Informations et ressources scientifiques
sur le développement des zones arides et semi-arides

Accueil du site → Doctorat → Hongrie → Analysis of soil quality, farmers’ knowledge and management practices in mount Kenya East Region

Hungarian University of Agriculture and Life Sciences (2021)

Analysis of soil quality, farmers’ knowledge and management practices in mount Kenya East Region

Wawire, Amos Wanjala

Titre : Analysis of soil quality, farmers’ knowledge and management practices in mount Kenya East Region.

Auteur : Wawire, Amos Wanjala

Université de soutenance : Hungarian University of Agriculture and Life Sciences (formerly Szent Istvan University)

Grade : Doctor of Philosophy 2021

Sommaire partiel
Soil is the primary ingredient of agricultural production, yet cases of declining soil fertility have been spiralling and thus a major concern among policy makers globally. The goal of this study was to assess soil resources, farmers’ knowledge and management practices and their possible influence on soil quality, in Kenya, using Mount Kenya East region as a case study. To achieve this aim, four objectives were pursued. The first objective was to characterize soils of the study sites. Secondly, soil fertility management strategies used by farmers were identified and determinants of adoption determined. The third objective examined farmer’s knowledge of soil fertility and compared the local fertility assessment with scientific estimations. The final objective evaluated the influence of farm household’s socio-economic and farm management characteristics on soil quality. To chieve these objectives, both natural and social science approaches were used. The study was conducted in Mount Kenya East, encompassing 2 counties, namely Meru and Tharaka Nithi, located on the eastern slopes of Mount Kenya, approximately 200 km from Kenya’s capital, Nairobi. Agriculture is the primary economic activity in the region, with farming dominated mostly by smallholder farmers. Agriculture is mainly rain-fed and characterized with diverse agricultural production. The region is a traditionally high agricultural productivity zone attributed to favourable climatic conditions and fertile soils. However, emerging decline in soil fertility poses a major threat to the community’s livelihood, thus the importance for this study. Comprehensive knowledge of soils and soil properties is essential in realizing sustainable land use. The data used in this study was obtained through farm household survey (questionnaire and interview) and soil sampling conducted between January-March 2019. Conditioned Latin Hypercube sampling (cLHS) was used to determine sampling sites. About 150 farms were initially identified for sampling. However, soil samples were collected from 69 farms. At each household farm, soils were sampled from one field at three depths : 0-20 cm, 20-50 cm and 50- 100 cm. One hundred and six farm households (including those from which soil was sampled) were surveyed for the questionnaire. Semi-structured interviews for farmers and extension officers were used to supplement data obtained through the questionnaire.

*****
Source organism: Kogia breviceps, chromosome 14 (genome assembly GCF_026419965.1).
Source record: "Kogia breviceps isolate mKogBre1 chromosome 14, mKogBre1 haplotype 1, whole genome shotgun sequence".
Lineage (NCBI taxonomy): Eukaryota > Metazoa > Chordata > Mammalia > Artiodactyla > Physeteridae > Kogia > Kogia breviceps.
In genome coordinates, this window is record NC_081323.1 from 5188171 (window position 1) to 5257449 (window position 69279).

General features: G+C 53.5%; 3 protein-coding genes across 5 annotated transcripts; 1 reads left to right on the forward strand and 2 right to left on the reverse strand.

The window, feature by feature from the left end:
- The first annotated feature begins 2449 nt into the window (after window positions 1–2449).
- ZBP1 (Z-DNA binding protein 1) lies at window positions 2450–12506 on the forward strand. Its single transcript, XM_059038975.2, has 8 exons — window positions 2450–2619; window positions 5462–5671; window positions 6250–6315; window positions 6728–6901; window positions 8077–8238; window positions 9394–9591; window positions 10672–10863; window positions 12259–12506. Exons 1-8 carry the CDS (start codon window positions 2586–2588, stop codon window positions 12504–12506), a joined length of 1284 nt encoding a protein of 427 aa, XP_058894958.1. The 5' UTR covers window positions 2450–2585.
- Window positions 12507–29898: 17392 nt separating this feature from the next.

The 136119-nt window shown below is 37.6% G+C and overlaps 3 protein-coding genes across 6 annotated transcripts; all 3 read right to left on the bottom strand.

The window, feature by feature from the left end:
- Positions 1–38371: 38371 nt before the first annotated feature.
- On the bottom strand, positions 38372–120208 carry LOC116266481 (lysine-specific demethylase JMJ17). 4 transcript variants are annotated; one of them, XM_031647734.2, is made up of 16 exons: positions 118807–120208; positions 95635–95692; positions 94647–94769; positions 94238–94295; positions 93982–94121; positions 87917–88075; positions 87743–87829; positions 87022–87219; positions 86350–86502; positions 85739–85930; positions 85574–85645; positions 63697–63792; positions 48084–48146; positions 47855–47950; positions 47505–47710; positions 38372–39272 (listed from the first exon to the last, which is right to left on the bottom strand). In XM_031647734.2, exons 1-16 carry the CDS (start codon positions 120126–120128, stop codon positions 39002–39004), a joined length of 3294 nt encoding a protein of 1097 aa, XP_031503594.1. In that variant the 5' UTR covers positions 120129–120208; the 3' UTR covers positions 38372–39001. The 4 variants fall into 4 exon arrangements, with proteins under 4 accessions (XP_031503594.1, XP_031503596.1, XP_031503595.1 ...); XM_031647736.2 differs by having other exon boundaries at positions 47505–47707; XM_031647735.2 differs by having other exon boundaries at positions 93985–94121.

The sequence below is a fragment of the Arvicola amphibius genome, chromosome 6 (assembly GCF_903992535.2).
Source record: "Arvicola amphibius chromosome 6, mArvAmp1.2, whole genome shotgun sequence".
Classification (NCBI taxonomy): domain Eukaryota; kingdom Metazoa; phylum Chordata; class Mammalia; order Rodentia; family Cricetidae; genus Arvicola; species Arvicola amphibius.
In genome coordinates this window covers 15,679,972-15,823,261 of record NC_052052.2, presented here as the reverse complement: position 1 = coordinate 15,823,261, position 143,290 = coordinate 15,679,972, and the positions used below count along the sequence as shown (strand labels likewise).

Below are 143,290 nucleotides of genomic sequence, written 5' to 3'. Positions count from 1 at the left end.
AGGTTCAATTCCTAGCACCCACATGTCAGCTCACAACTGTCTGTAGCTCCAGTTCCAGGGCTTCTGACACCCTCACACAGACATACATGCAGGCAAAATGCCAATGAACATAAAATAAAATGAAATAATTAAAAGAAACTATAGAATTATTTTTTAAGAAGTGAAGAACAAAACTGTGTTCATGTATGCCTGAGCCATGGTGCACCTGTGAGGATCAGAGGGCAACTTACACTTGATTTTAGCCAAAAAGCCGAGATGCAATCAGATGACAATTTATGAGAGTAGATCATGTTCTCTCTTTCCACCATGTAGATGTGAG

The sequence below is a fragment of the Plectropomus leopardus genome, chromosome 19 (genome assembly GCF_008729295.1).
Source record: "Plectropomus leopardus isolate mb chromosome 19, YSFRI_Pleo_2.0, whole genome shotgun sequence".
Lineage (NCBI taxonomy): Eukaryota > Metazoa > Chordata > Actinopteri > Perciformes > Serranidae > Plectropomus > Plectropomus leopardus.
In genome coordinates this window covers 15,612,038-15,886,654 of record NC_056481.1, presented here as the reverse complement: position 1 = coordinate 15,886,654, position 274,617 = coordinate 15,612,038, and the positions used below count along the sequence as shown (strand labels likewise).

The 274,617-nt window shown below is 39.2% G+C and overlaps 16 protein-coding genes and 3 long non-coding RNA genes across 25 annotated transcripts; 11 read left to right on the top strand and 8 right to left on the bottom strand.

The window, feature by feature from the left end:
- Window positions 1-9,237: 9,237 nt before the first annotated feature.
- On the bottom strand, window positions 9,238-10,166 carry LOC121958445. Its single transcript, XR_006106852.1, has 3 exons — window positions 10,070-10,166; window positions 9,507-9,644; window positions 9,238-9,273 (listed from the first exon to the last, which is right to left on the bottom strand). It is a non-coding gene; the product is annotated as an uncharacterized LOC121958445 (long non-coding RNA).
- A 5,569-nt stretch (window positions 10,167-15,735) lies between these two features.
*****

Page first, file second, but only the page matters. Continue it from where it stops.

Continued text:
Version intégrale

Page publiée le 8 avril 2023